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Bent Flyvbjerg

Professor, Research Director, Dr. Techn., Dr. Scient., and Ph.D.

Notice: On April 1, 2009, Bent Flyvbjerg moved to University of Oxford. Flyvbjerg's Aalborg website is up to date until the time of his move. After this date, please see his site at Oxford:



What is Phronetic Planning Research? What is Phronetic Social Science?

Phronetic social science is an approach to the study of social phenomena based on a contemporary interpretation of the classical Greek concept phronesis, variously translated as practical judgment, practical wisdom, common sense, or prudence. Phronetic planning research is phronetic social science employed in the specific study of policy and planning.

Aristotle is the classic philosopher of phronesis. In Aristotle’s words phronesis is an intellectual virtue that is "reasoned, and capable of action with regard to things that are good or bad for man." Phronesis concerns values and interests and goes beyond analytical, scientific knowledge (episteme) and technical knowledge or know how (techne) and it involves what has been called "the art of judgment," that is to say decisions made in the manner of a virtuoso social actor. Aristotle was explicit in his regard of phronesis as the most important of the three intellectual virtues: episteme, techne, and phronesis. Phronesis is most important because it is that activity by which the analytical and instrumental rationality of episteme and techne is balanced by value-rationality.

The principal task for phronetic research is to clarify values, interests, and power relations as a basis for praxis. The point of departure for such research can be summarized in four value-rational questions, which researchers ask and answer for specific problematics in their fields of interest, for instance in urban policy and planning:

(1) Where are we going?
(2) Who gains and who loses, and by which mechanisms of power?
(3) Is this development desirable?
(4) What, if anything, should we do about it?

Question (2), the power question, is what distinguishes, in particular, contemporary from classical phronesis. The "we" referred to in questions (1) and (4) consists of those researchers asking the questions and those who share the concerns of the researchers, possibly including people in the community or organization under study. Thus the "we" will always be situated in relation to a specific context. Phronetic researchers are highly aware of the importance of context and perspective, and see no neutral ground, no "view from nowhere," for their work.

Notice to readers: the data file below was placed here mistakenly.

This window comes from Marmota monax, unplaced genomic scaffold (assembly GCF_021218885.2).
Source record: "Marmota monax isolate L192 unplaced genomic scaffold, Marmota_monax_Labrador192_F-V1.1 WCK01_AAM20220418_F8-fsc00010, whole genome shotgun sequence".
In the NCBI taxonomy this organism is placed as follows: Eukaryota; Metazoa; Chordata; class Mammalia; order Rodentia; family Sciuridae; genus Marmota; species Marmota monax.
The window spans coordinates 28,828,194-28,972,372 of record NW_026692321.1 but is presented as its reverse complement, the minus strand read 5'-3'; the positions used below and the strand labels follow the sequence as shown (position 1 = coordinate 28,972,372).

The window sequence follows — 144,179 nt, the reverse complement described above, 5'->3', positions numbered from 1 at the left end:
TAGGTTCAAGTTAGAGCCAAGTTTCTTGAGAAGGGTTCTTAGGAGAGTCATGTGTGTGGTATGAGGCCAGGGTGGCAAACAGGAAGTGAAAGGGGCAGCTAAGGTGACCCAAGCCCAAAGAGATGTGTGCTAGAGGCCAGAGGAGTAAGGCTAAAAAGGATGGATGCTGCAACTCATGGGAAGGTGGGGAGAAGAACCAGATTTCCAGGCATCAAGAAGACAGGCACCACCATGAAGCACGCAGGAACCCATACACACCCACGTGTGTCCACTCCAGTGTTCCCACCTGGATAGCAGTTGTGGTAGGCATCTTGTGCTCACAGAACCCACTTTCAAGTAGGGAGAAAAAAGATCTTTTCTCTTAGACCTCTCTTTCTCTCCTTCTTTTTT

It is a basic tenet of phronetic research that in so far as social and political situations become clear, they get clarified by detailed stories of who is doing what to whom. Such clarifications provide a main link to praxis. Hence a main task of phronetic research is to provide in-depth narratives of how power works and with what consequences, and to suggest how power might be changed and work with other consequences. The result of phronetic research is an account of the possibilities, problems, and risks we face in specific domains of social action.

In sum, the primary purpose of phronetic social science is not to develop theory, but to contribute to society's practical rationality in elucidating where we are, where we want to go, and what is desirable according to diverse sets of values and interests. The goal of the phronetic approach is to add to society's capacity for value-rational deliberation and action.

For more on the theory and methodology of phronetic social science and for practical examples, see Making Social Science Matter (Cambridge University Press, 2001). Specifically for planning research, see "Phronetic Planning Research: Theoretical and Methodological Reflections" (Planning Theory and Practice, 2004) and "Bringing Power to Planning Research: One Researcher's Praxis Story" (Journal of Planning Education and Research, 2002).

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Department of Development and Planning, Aalborg University, Fibigerstraede 11 - 13, DK-9220 Aalborg East, Denmark, Phone: (+45) 96 35 80 80